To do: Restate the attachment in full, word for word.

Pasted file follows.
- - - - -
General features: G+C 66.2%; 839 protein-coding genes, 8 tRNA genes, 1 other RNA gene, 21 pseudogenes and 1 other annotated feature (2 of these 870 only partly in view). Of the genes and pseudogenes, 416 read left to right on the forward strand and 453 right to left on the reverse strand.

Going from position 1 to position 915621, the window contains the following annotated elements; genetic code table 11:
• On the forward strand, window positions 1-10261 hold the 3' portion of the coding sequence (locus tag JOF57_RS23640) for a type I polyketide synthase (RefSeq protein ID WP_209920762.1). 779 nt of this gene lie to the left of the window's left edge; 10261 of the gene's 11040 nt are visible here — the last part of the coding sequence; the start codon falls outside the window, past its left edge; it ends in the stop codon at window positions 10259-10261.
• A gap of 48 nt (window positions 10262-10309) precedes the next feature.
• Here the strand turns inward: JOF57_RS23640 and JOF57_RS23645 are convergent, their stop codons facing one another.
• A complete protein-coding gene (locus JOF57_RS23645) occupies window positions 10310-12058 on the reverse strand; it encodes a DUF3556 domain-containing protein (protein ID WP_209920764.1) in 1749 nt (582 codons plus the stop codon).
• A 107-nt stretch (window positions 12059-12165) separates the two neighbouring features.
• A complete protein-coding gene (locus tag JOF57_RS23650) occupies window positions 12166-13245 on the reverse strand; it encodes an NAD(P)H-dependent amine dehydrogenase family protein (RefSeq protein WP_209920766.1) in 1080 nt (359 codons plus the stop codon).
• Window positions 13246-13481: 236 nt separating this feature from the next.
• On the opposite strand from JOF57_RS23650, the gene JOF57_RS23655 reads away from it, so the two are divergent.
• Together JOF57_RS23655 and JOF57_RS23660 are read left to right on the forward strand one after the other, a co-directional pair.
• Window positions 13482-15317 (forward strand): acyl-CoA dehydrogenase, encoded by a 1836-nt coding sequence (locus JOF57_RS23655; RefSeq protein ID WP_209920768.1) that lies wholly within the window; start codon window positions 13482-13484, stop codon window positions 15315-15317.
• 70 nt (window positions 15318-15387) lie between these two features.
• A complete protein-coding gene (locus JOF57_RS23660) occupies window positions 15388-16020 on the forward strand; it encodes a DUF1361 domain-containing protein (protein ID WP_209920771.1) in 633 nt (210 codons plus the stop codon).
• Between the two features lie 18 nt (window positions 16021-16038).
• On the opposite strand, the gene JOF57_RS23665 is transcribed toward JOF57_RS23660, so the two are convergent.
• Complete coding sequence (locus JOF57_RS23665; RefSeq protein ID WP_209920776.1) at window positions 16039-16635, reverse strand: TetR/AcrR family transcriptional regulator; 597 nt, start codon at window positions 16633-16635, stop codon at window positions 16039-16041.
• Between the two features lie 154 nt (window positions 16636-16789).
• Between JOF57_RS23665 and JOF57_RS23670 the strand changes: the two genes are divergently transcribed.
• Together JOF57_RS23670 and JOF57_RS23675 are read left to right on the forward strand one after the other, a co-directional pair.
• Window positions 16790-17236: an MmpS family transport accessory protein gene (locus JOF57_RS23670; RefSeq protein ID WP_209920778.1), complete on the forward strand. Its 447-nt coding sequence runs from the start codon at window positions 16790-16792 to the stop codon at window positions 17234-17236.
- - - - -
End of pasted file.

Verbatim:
General features: G+C 66.2%; 839 protein-coding genes, 8 tRNA genes, 1 other RNA gene, 21 pseudogenes and 1 other annotated feature (2 of these 870 only partly in view). Of the genes and pseudogenes, 416 read left to right on the forward strand and 453 right to left on the reverse strand.

Going from position 1 to position 915621, the window contains the following annotated elements; genetic code table 11:
• On the forward strand, window positions 1-10261 hold the 3' portion of the coding sequence (locus tag JOF57_RS23640) for a type I polyketide synthase (RefSeq protein ID WP_209920762.1). 779 nt of this gene lie to the left of the window's left edge; 10261 of the gene's 11040 nt are visible here — the last part of the coding sequence; the start codon falls outside the window, past its left edge; it ends in the stop codon at window positions 10259-10261.
• A gap of 48 nt (window positions 10262-10309) precedes the next feature.
• Here the strand turns inward: JOF57_RS23640 and JOF57_RS23645 are convergent, their stop codons facing one another.
• A complete protein-coding gene (locus JOF57_RS23645) occupies window positions 10310-12058 on the reverse strand; it encodes a DUF3556 domain-containing protein (protein ID WP_209920764.1) in 1749 nt (582 codons plus the stop codon).
• A 107-nt stretch (window positions 12059-12165) separates the two neighbouring features.
• A complete protein-coding gene (locus tag JOF57_RS23650) occupies window positions 12166-13245 on the reverse strand; it encodes an NAD(P)H-dependent amine dehydrogenase family protein (RefSeq protein WP_209920766.1) in 1080 nt (359 codons plus the stop codon).
• Window positions 13246-13481: 236 nt separating this feature from the next.
• On the opposite strand from JOF57_RS23650, the gene JOF57_RS23655 reads away from it, so the two are divergent.
• Together JOF57_RS23655 and JOF57_RS23660 are read left to right on the forward strand one after the other, a co-directional pair.
• Window positions 13482-15317 (forward strand): acyl-CoA dehydrogenase, encoded by a 1836-nt coding sequence (locus JOF57_RS23655; RefSeq protein ID WP_209920768.1) that lies wholly within the window; start codon window positions 13482-13484, stop codon window positions 15315-15317.
• 70 nt (window positions 15318-15387) lie between these two features.
• A complete protein-coding gene (locus JOF57_RS23660) occupies window positions 15388-16020 on the forward strand; it encodes a DUF1361 domain-containing protein (protein ID WP_209920771.1) in 633 nt (210 codons plus the stop codon).
• Between the two features lie 18 nt (window positions 16021-16038).
• On the opposite strand, the gene JOF57_RS23665 is transcribed toward JOF57_RS23660, so the two are convergent.
• Complete coding sequence (locus JOF57_RS23665; RefSeq protein ID WP_209920776.1) at window positions 16039-16635, reverse strand: TetR/AcrR family transcriptional regulator; 597 nt, start codon at window positions 16633-16635, stop codon at window positions 16039-16041.
• Between the two features lie 154 nt (window positions 16636-16789).
• Between JOF57_RS23665 and JOF57_RS23670 the strand changes: the two genes are divergently transcribed.
• Together JOF57_RS23670 and JOF57_RS23675 are read left to right on the forward strand one after the other, a co-directional pair.
• Window positions 16790-17236: an MmpS family transport accessory protein gene (locus JOF57_RS23670; RefSeq protein ID WP_209920778.1), complete on the forward strand. Its 447-nt coding sequence runs from the start codon at window positions 16790-16792 to the stop codon at window positions 17234-17236.